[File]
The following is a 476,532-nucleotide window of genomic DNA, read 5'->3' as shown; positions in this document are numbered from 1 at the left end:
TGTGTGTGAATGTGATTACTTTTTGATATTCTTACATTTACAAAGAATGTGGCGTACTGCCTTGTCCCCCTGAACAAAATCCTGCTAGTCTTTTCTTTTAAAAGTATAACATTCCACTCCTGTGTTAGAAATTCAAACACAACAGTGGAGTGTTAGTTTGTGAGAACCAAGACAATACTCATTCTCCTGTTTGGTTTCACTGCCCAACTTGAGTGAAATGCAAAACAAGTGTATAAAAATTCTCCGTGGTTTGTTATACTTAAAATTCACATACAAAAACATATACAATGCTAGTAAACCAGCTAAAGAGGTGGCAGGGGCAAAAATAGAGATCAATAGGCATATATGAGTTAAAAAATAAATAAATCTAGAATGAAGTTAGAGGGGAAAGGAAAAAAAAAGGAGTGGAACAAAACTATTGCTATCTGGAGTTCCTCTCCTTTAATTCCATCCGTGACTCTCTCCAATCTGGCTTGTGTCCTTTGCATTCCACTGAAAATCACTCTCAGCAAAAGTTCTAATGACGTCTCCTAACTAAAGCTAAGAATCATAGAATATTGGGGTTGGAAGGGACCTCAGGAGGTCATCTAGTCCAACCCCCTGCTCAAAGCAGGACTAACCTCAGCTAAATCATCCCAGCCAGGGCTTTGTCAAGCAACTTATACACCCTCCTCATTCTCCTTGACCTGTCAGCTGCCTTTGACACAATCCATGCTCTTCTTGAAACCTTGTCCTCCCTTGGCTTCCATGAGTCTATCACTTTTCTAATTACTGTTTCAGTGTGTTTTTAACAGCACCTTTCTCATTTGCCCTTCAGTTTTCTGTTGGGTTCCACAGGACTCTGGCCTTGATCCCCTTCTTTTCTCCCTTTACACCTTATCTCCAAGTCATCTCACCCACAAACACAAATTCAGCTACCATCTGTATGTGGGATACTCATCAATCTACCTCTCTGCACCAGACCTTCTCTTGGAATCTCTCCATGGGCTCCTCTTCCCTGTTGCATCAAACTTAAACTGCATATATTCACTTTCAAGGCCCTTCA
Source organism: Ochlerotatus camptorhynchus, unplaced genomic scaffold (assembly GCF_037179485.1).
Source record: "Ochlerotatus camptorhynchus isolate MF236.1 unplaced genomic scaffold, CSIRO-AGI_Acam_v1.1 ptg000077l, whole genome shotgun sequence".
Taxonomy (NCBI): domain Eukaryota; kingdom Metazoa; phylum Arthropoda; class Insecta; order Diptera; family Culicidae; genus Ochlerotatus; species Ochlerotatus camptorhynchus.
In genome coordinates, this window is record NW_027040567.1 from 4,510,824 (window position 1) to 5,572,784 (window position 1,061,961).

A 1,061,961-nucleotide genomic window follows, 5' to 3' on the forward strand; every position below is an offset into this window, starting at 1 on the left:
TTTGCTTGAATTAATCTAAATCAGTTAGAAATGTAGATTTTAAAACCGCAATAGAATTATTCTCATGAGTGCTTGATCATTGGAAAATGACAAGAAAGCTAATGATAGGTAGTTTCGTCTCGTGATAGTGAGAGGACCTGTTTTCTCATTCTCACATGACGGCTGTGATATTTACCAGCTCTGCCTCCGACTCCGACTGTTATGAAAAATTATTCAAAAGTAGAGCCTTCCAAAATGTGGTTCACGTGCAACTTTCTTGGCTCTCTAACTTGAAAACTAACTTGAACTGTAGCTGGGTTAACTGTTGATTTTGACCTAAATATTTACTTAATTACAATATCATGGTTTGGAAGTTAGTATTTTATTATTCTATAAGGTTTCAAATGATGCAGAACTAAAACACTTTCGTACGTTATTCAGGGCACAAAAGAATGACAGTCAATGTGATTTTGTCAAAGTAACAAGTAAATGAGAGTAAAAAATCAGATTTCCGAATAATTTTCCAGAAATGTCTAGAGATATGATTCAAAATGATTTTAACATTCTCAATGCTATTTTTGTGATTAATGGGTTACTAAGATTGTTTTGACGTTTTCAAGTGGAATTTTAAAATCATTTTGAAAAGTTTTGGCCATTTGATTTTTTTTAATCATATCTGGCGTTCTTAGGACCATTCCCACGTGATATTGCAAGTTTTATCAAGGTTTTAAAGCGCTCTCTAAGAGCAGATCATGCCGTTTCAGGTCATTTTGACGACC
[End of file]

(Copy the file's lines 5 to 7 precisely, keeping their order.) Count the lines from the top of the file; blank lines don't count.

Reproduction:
Taxonomy (NCBI): domain Eukaryota; kingdom Metazoa; phylum Arthropoda; class Insecta; order Diptera; family Culicidae; genus Ochlerotatus; species Ochlerotatus camptorhynchus.
In genome coordinates, this window is record NW_027040567.1 from 4,510,824 (window position 1) to 5,572,784 (window position 1,061,961).

A 1,061,961-nucleotide genomic window follows, 5' to 3' on the forward strand; every position below is an offset into this window, starting at 1 on the left: